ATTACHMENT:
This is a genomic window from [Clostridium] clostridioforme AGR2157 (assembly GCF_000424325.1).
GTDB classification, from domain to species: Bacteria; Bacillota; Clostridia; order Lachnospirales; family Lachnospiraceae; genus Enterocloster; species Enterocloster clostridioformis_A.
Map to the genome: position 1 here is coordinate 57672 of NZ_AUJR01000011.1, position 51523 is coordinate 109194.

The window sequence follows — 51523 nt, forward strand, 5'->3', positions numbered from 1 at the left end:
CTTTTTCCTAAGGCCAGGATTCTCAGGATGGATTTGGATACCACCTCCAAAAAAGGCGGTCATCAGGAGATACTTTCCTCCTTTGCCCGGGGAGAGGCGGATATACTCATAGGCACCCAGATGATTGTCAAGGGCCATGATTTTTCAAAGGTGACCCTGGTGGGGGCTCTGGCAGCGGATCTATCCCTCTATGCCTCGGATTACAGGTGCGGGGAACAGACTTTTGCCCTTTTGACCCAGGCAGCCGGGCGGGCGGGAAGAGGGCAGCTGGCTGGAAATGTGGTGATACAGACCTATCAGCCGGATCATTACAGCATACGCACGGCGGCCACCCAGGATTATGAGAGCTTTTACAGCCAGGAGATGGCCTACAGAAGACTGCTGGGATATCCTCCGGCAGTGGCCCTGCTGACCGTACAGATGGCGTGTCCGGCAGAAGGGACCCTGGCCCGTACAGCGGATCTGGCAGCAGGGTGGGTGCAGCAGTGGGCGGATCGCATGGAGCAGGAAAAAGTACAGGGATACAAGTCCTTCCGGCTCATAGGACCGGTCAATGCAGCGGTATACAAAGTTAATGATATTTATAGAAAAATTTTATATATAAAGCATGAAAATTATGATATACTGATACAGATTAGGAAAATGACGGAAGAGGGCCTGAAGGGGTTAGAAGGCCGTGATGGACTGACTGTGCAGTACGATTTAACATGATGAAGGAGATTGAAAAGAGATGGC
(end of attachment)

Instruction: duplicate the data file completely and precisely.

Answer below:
This is a genomic window from [Clostridium] clostridioforme AGR2157 (assembly GCF_000424325.1).
GTDB classification, from domain to species: Bacteria; Bacillota; Clostridia; order Lachnospirales; family Lachnospiraceae; genus Enterocloster; species Enterocloster clostridioformis_A.
Map to the genome: position 1 here is coordinate 57672 of NZ_AUJR01000011.1, position 51523 is coordinate 109194.

The window sequence follows — 51523 nt, forward strand, 5'->3', positions numbered from 1 at the left end:
CTTTTTCCTAAGGCCAGGATTCTCAGGATGGATTTGGATACCACCTCCAAAAAAGGCGGTCATCAGGAGATACTTTCCTCCTTTGCCCGGGGAGAGGCGGATATACTCATAGGCACCCAGATGATTGTCAAGGGCCATGATTTTTCAAAGGTGACCCTGGTGGGGGCTCTGGCAGCGGATCTATCCCTCTATGCCTCGGATTACAGGTGCGGGGAACAGACTTTTGCCCTTTTGACCCAGGCAGCCGGGCGGGCGGGAAGAGGGCAGCTGGCTGGAAATGTGGTGATACAGACCTATCAGCCGGATCATTACAGCATACGCACGGCGGCCACCCAGGATTATGAGAGCTTTTACAGCCAGGAGATGGCCTACAGAAGACTGCTGGGATATCCTCCGGCAGTGGCCCTGCTGACCGTACAGATGGCGTGTCCGGCAGAAGGGACCCTGGCCCGTACAGCGGATCTGGCAGCAGGGTGGGTGCAGCAGTGGGCGGATCGCATGGAGCAGGAAAAAGTACAGGGATACAAGTCCTTCCGGCTCATAGGACCGGTCAATGCAGCGGTATACAAAGTTAATGATATTTATAGAAAAATTTTATATATAAAGCATGAAAATTATGATATACTGATACAGATTAGGAAAATGACGGAAGAGGGCCTGAAGGGGTTAGAAGGCCGTGATGGACTGACTGTGCAGTACGATTTAACATGATGAAGGAGATTGAAAAGAGATGGC